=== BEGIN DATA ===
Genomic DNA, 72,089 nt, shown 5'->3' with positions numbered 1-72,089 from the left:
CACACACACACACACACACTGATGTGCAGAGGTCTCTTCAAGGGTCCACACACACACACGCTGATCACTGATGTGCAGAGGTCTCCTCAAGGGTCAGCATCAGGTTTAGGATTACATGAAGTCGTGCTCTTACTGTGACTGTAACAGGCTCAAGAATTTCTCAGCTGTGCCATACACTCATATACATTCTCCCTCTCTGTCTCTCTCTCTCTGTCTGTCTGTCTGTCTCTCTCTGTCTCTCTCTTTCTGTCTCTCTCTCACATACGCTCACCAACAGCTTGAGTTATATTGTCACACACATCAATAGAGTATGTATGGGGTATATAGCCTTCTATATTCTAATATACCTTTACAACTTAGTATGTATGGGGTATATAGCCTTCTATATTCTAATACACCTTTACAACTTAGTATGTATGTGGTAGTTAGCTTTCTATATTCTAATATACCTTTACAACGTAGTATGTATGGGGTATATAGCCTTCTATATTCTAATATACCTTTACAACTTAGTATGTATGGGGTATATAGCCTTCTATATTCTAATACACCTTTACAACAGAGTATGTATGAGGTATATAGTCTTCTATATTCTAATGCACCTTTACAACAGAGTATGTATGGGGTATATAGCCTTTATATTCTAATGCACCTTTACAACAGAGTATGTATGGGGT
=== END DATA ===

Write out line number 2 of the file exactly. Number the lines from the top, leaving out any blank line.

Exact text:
CACACACACACACACACACTGATGTGCAGAGGTCTCTTCAAGGGTCCACACACACACACGCTGATCACTGATGTGCAGAGGTCTCCTCAAGGGTCAGCATCAGGTTTAGGATTACATGAAGTCGTGCTCTTACTGTGACTGTAACAGGCTCAAGAATTTCTCAGCTGTGCCATACACTCATATACATTCTCCCTCTCTGTCTCTCTCTCTCTGTCTGTCTGTCTGTCTCTCTCTGTCTCTCTCTTTCTGTCTCTCTCTCACATACGCTCACCAACAGCTTGAGTTATATTGTCACACACATCAATAGAGTATGTATGGGGTATATAGCCTTCTATATTCTAATATACCTTTACAACTTAGTATGTATGGGGTATATAGCCTTCTATATTCTAATACACCTTTACAACTTAGTATGTATGTGGTAGTTAGCTTTCTATATTCTAATATACCTTTACAACGTAGTATGTATGGGGTATATAGCCTTCTATATTCTAATATACCTTTACAACTTAGTATGTATGGGGTATATAGCCTTCTATATTCTAATACACCTTTACAACAGAGTATGTATGAGGTATATAGTCTTCTATATTCTAATGCACCTTTACAACAGAGTATGTATGGGGTATATAGCCTTTATATTCTAATGCACCTTTACAACAGAGTATGTATGGGGT